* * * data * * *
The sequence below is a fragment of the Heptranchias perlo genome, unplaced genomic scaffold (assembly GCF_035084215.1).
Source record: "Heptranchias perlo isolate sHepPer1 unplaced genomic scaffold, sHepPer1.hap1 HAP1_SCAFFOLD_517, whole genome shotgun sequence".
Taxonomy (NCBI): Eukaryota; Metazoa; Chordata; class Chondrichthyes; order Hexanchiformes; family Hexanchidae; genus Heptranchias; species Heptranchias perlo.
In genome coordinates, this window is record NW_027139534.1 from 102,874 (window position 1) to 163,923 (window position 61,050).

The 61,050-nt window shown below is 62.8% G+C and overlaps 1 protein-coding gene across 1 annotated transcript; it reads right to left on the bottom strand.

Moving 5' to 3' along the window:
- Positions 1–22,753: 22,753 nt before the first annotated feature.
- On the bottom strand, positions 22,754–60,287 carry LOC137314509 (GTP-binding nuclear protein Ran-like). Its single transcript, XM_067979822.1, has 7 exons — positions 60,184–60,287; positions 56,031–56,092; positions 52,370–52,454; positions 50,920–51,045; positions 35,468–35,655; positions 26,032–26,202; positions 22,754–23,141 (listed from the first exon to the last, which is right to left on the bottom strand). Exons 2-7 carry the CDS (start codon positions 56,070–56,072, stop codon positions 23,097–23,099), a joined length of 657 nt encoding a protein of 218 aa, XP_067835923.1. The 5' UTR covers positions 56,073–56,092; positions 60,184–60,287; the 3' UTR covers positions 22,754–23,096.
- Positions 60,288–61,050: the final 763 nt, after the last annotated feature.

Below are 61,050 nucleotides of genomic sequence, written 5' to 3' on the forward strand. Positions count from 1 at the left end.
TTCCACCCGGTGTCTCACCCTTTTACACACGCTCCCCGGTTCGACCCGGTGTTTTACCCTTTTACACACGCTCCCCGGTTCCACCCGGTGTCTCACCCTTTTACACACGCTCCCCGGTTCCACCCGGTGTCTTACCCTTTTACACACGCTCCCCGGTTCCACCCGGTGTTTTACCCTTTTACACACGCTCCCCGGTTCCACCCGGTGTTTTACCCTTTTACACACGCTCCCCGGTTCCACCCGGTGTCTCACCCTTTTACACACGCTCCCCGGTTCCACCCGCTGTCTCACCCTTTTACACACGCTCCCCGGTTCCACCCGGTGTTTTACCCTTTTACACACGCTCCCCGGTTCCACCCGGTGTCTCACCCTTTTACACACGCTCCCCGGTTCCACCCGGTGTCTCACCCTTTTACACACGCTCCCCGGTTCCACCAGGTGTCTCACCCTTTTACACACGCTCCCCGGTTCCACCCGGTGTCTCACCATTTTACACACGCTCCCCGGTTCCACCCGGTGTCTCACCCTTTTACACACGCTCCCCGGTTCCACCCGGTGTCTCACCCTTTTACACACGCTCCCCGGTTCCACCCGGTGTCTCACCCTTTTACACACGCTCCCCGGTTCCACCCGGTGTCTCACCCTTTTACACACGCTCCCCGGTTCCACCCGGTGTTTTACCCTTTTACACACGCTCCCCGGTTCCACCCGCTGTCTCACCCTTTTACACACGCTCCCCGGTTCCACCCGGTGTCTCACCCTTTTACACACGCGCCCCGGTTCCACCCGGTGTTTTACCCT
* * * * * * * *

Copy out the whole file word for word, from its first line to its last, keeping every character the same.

The sequence below is a fragment of the Heptranchias perlo genome, unplaced genomic scaffold (assembly GCF_035084215.1).
Source record: "Heptranchias perlo isolate sHepPer1 unplaced genomic scaffold, sHepPer1.hap1 HAP1_SCAFFOLD_517, whole genome shotgun sequence".
Taxonomy (NCBI): Eukaryota; Metazoa; Chordata; class Chondrichthyes; order Hexanchiformes; family Hexanchidae; genus Heptranchias; species Heptranchias perlo.
In genome coordinates, this window is record NW_027139534.1 from 102,874 (window position 1) to 163,923 (window position 61,050).

The 61,050-nt window shown below is 62.8% G+C and overlaps 1 protein-coding gene across 1 annotated transcript; it reads right to left on the bottom strand.

Moving 5' to 3' along the window:
- Positions 1–22,753: 22,753 nt before the first annotated feature.
- On the bottom strand, positions 22,754–60,287 carry LOC137314509 (GTP-binding nuclear protein Ran-like). Its single transcript, XM_067979822.1, has 7 exons — positions 60,184–60,287; positions 56,031–56,092; positions 52,370–52,454; positions 50,920–51,045; positions 35,468–35,655; positions 26,032–26,202; positions 22,754–23,141 (listed from the first exon to the last, which is right to left on the bottom strand). Exons 2-7 carry the CDS (start codon positions 56,070–56,072, stop codon positions 23,097–23,099), a joined length of 657 nt encoding a protein of 218 aa, XP_067835923.1. The 5' UTR covers positions 56,073–56,092; positions 60,184–60,287; the 3' UTR covers positions 22,754–23,096.
- Positions 60,288–61,050: the final 763 nt, after the last annotated feature.

Below are 61,050 nucleotides of genomic sequence, written 5' to 3' on the forward strand. Positions count from 1 at the left end.
TTCCACCCGGTGTCTCACCCTTTTACACACGCTCCCCGGTTCGACCCGGTGTTTTACCCTTTTACACACGCTCCCCGGTTCCACCCGGTGTCTCACCCTTTTACACACGCTCCCCGGTTCCACCCGGTGTCTTACCCTTTTACACACGCTCCCCGGTTCCACCCGGTGTTTTACCCTTTTACACACGCTCCCCGGTTCCACCCGGTGTTTTACCCTTTTACACACGCTCCCCGGTTCCACCCGGTGTCTCACCCTTTTACACACGCTCCCCGGTTCCACCCGCTGTCTCACCCTTTTACACACGCTCCCCGGTTCCACCCGGTGTTTTACCCTTTTACACACGCTCCCCGGTTCCACCCGGTGTCTCACCCTTTTACACACGCTCCCCGGTTCCACCCGGTGTCTCACCCTTTTACACACGCTCCCCGGTTCCACCAGGTGTCTCACCCTTTTACACACGCTCCCCGGTTCCACCCGGTGTCTCACCATTTTACACACGCTCCCCGGTTCCACCCGGTGTCTCACCCTTTTACACACGCTCCCCGGTTCCACCCGGTGTCTCACCCTTTTACACACGCTCCCCGGTTCCACCCGGTGTCTCACCCTTTTACACACGCTCCCCGGTTCCACCCGGTGTCTCACCCTTTTACACACGCTCCCCGGTTCCACCCGGTGTTTTACCCTTTTACACACGCTCCCCGGTTCCACCCGCTGTCTCACCCTTTTACACACGCTCCCCGGTTCCACCCGGTGTCTCACCCTTTTACACACGCGCCCCGGTTCCACCCGGTGTTTTACCCT